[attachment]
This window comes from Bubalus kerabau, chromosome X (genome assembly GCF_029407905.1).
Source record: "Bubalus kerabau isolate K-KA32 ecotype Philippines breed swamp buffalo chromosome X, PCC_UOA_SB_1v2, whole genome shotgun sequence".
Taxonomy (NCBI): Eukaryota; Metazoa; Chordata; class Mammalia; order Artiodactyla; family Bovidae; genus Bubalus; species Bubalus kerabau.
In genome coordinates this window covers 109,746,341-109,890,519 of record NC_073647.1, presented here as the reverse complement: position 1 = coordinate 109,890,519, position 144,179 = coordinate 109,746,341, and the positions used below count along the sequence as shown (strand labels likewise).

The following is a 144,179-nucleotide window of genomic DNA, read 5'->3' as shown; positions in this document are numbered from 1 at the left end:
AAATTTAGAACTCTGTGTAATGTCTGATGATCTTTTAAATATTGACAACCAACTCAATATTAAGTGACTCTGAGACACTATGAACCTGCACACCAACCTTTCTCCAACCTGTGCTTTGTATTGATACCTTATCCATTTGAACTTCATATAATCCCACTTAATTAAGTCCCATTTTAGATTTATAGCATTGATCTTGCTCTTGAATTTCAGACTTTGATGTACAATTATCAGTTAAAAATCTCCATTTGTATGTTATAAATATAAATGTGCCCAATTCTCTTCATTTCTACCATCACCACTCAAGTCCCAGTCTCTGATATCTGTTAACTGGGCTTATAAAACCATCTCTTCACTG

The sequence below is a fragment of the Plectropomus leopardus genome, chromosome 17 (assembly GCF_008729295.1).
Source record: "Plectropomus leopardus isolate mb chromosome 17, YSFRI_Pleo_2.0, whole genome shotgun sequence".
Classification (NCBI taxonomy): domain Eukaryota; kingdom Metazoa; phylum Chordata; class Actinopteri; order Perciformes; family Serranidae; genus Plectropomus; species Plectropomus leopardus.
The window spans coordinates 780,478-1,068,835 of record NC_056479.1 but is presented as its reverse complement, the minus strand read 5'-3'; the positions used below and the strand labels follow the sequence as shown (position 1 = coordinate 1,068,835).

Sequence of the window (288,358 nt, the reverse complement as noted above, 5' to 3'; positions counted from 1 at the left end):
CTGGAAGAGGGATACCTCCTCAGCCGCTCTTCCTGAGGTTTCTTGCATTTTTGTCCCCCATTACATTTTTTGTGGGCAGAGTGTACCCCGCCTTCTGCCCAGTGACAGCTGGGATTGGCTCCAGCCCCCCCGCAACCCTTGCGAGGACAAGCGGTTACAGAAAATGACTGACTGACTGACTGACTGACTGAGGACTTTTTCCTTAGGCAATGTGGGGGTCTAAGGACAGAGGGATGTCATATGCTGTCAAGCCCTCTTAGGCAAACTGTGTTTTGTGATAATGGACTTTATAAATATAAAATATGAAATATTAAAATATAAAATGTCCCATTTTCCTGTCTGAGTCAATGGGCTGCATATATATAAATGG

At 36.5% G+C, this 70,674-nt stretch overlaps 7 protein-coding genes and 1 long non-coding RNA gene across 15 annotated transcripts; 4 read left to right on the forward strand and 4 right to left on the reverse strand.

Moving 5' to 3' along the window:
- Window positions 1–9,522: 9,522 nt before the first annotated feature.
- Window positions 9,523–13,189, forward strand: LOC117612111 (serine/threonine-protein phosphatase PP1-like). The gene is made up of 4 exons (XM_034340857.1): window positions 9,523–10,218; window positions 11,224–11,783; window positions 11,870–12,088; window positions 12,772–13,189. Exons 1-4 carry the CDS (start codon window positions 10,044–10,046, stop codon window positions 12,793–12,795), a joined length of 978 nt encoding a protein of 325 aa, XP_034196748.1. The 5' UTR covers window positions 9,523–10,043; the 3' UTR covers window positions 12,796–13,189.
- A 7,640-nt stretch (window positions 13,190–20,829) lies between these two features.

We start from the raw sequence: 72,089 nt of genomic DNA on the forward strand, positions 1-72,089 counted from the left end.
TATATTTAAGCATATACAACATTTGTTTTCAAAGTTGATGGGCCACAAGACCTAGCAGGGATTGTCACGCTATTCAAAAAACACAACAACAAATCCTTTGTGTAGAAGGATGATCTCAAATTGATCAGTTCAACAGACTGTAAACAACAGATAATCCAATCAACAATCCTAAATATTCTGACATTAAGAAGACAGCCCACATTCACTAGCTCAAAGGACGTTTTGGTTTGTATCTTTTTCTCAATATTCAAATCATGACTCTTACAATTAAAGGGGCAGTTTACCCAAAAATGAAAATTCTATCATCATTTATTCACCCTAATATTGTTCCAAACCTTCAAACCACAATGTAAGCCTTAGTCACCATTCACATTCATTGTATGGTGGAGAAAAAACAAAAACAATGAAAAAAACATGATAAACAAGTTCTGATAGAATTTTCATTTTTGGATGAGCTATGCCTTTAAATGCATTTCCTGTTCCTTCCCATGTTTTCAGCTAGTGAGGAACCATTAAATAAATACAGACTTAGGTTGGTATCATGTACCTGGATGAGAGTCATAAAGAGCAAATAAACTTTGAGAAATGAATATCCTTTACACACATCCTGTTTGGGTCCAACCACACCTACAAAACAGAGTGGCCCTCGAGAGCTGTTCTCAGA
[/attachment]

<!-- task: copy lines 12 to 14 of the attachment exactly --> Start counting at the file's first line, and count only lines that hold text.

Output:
CTGGAAGAGGGATACCTCCTCAGCCGCTCTTCCTGAGGTTTCTTGCATTTTTGTCCCCCATTACATTTTTTGTGGGCAGAGTGTACCCCGCCTTCTGCCCAGTGACAGCTGGGATTGGCTCCAGCCCCCCCGCAACCCTTGCGAGGACAAGCGGTTACAGAAAATGACTGACTGACTGACTGACTGACTGAGGACTTTTTCCTTAGGCAATGTGGGGGTCTAAGGACAGAGGGATGTCATATGCTGTCAAGCCCTCTTAGGCAAACTGTGTTTTGTGATAATGGACTTTATAAATATAAAATATGAAATATTAAAATATAAAATGTCCCATTTTCCTGTCTGAGTCAATGGGCTGCATATATATAAATGG

At 36.5% G+C, this 70,674-nt stretch overlaps 7 protein-coding genes and 1 long non-coding RNA gene across 15 annotated transcripts; 4 read left to right on the forward strand and 4 right to left on the reverse strand.

Moving 5' to 3' along the window: